My Must-Eats… with Member of Parliament Jamus Lim

By Foo Jia-En December 2, 2022
My Must-Eats… with Member of Parliament Jamus Lim
Photo: jamuslim/Instagram

My Must-Eats is a HungryGoWhere series featuring Singapore’s public figures and their favourite food haunts. This week, we speak to Member of Parliament Jamus Lim.

If you were to ask any Singaporean what food item they’d associate with Jamus Lim of the Workers’ Party, it’d probably be “hum” (cockles). He famously used the phrase “warms the cockles of my heart” during a debate ahead of the 2020 General Election, and hasn’t managed to shake off that link ever since.

But as we find out through the course of this interview, Lim’s tastes in food are wide, varied and geographically diverse.

Having lived, studied and worked abroad in many countries, the 46-year-old economist and politician is quite the cook as well. If you follow him on Instagram, you’ll occasionally see his recipes, musings on food, and recommendations.

Besides being a Member of Parliament for Sengkang group representation constituency, Lim is an associate professor of economics at Essec Business School in Singapore as well as a council member of the Economic Society of Singapore.

1. What dish reminds you of your childhood — and where did you get it?

As a young child, it was either Nonya dishes — such as babi pongteh, or pork braised in fermented soybean sauce — or nasi lemak sold by a purveyor that wandered the corridors of our HDB block every weekday morning. 

As I got older, I developed a taste for spicier fare, partially through coercion by Dad, who insisted that Peranakans need to develop a palate for spicy food. So my favourites now include laksa and curry.

jamuslim_hungrygowhere_mee pok tah
Mee pok tah (flat fishball noodles). Photo: jamuslim/Instagram

And of course, we all have our favourite brekkie foods. For me, it’s chai tow kway — the white kind — or mee pok tah. 

Where do I get these? Well, usually, convenience rules; most local hawkers are able to ensure pretty high quality for these staples. 

But I’m not beyond travelling to places famous for one dish or another. These are usually those you find in foodie recommendations.

jamuslim_hungrygowhere_anchorvale 303
The coffee shop at Block 303 in Sengkang. Photo: jamuslim/Instagram

In Sengkang, I love the Indonesian nasi padang at the 182A coffee shop, the big prawn mee and rojak at the 205D coffee shop, the char kway teow at the 303 coffee shop, and the mee rebus at the 350 coffee shop.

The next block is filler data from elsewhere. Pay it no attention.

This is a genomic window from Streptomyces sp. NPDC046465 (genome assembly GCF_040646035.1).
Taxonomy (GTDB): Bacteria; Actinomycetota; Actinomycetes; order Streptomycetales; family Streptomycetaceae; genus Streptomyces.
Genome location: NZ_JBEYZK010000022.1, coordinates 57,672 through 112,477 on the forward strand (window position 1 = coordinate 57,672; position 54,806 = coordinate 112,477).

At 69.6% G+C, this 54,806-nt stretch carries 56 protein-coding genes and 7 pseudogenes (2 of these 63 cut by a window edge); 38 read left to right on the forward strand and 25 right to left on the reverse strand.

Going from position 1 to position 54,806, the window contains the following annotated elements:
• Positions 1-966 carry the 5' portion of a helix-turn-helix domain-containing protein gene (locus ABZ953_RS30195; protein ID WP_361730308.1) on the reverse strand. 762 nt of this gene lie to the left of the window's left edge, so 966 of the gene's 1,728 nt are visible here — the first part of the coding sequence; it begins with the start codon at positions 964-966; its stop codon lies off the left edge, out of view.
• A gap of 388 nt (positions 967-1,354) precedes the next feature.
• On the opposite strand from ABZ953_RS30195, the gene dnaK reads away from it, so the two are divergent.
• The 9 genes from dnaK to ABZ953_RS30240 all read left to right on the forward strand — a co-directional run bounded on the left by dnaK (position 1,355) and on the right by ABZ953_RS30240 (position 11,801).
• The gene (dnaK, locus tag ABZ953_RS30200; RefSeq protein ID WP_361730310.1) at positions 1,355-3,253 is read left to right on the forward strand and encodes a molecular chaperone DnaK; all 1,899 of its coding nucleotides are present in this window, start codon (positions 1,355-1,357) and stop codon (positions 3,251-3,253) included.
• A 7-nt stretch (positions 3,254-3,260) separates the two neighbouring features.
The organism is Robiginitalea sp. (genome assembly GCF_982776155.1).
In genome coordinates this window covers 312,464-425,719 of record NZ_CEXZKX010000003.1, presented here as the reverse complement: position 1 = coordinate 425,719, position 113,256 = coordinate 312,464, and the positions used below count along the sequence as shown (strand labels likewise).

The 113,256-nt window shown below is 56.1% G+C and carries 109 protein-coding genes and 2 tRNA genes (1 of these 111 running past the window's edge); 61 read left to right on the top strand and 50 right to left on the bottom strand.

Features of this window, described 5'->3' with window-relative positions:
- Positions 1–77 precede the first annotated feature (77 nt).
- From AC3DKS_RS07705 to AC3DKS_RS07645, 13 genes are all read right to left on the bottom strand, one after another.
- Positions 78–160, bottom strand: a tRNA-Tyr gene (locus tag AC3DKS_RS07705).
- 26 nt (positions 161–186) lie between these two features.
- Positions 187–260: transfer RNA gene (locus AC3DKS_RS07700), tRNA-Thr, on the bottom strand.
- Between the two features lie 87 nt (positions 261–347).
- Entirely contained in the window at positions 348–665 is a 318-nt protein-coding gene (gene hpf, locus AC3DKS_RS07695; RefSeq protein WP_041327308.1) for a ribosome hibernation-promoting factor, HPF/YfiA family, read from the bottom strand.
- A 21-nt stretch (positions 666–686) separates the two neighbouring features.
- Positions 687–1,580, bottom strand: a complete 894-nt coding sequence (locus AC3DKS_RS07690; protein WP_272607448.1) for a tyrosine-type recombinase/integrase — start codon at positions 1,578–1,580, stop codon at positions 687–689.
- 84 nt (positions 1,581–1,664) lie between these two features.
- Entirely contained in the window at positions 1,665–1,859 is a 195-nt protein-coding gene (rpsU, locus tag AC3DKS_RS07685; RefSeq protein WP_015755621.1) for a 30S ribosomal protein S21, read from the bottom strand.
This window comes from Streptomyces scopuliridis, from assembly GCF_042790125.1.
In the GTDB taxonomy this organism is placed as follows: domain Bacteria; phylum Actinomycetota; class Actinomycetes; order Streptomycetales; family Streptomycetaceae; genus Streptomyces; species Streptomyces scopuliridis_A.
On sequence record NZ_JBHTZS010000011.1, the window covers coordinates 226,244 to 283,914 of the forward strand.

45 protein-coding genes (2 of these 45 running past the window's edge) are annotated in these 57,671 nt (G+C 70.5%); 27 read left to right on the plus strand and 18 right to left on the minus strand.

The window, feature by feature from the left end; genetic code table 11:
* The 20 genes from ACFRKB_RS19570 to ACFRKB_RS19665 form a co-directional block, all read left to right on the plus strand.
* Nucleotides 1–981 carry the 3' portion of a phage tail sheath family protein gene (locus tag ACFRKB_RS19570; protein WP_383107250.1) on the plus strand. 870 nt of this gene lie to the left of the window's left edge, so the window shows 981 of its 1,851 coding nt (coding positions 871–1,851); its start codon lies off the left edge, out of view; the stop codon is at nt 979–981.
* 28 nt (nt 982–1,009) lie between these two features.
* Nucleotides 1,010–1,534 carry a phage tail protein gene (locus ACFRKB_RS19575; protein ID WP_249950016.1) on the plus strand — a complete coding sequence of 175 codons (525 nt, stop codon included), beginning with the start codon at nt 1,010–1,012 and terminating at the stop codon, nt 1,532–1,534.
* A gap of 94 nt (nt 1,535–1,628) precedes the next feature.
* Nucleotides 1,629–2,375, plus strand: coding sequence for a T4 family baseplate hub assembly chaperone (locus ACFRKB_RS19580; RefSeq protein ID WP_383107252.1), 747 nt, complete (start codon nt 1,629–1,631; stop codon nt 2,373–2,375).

2. What’s your go-to eatery in Singapore? Why? 

Home-cooked Peranakan is always my favourite; if you pointed a gun at me and made me choose my last meal, it’ll likely be Peranakan. 

But if we were to go to a restaurant for a special occasion, we have enjoyed food from Chilli Padi as well as Blue Ginger. For ambience, True Blue can’t be beat.

jamuslim_hungrygowhere_ayam buah keluak
Home-cooked ayam buah keluak. Photo: jamuslim/Instagram

3. When you travel, what’s one Singapore dish you always miss?

All of them! When I lived abroad, we would return once or twice a year, and when we did, it would be week-long gluttony — with no repeats. 

But to be fair, we would start with what I mentioned — laksa, chai tow kway — as well as, of course, sambal belachan.

4. What dish or cuisine do you want to try, but have not?

I have yet to experience the full range of Iranian, Peruvian or Sri Lankan food, so I would say those are the ones I would like to get to try more of.

jamus lim_hungrygowhere_za'atar on toast
Za’atar on toast with homemade Greek yoghurt, sliced cucumbers and sundried tomatoes, inspired by Lim’s time in the Middle East. Photo: jamuslim/Instagram

When I lived in DC, there was a massive Ethiopian diaspora, and I quickly developed a taste for Ethiopian food, which remains one of my favourite cuisines in the world — other than local, of course.

5. What’s the last thing you ate that impressed you — and where did you have it? 

After we recently got back from our grassroots outreach trip to Korea, we headed to the Violet Oon at Jewel Changi Airport for tea. We had kueh pie tee, which really hit the spot. Violet Oon is a national treasure.

Blue Ginger and Chilli Padi are on the GrabFood delivery service. Alternatively, book a ride to these locations.

Stay on top of the latest food news and trends in Singapore. Follow HungryGoWhere on Facebook, Instagram, Telegram, and TikTok

Foo Jia-En


Jia-En has worn several hats in her career — first writing TV scripts, then food and lifestyle stories at Wine & Dine. But some things will never change: Her love of words, cats and caffeine.

Scroll to top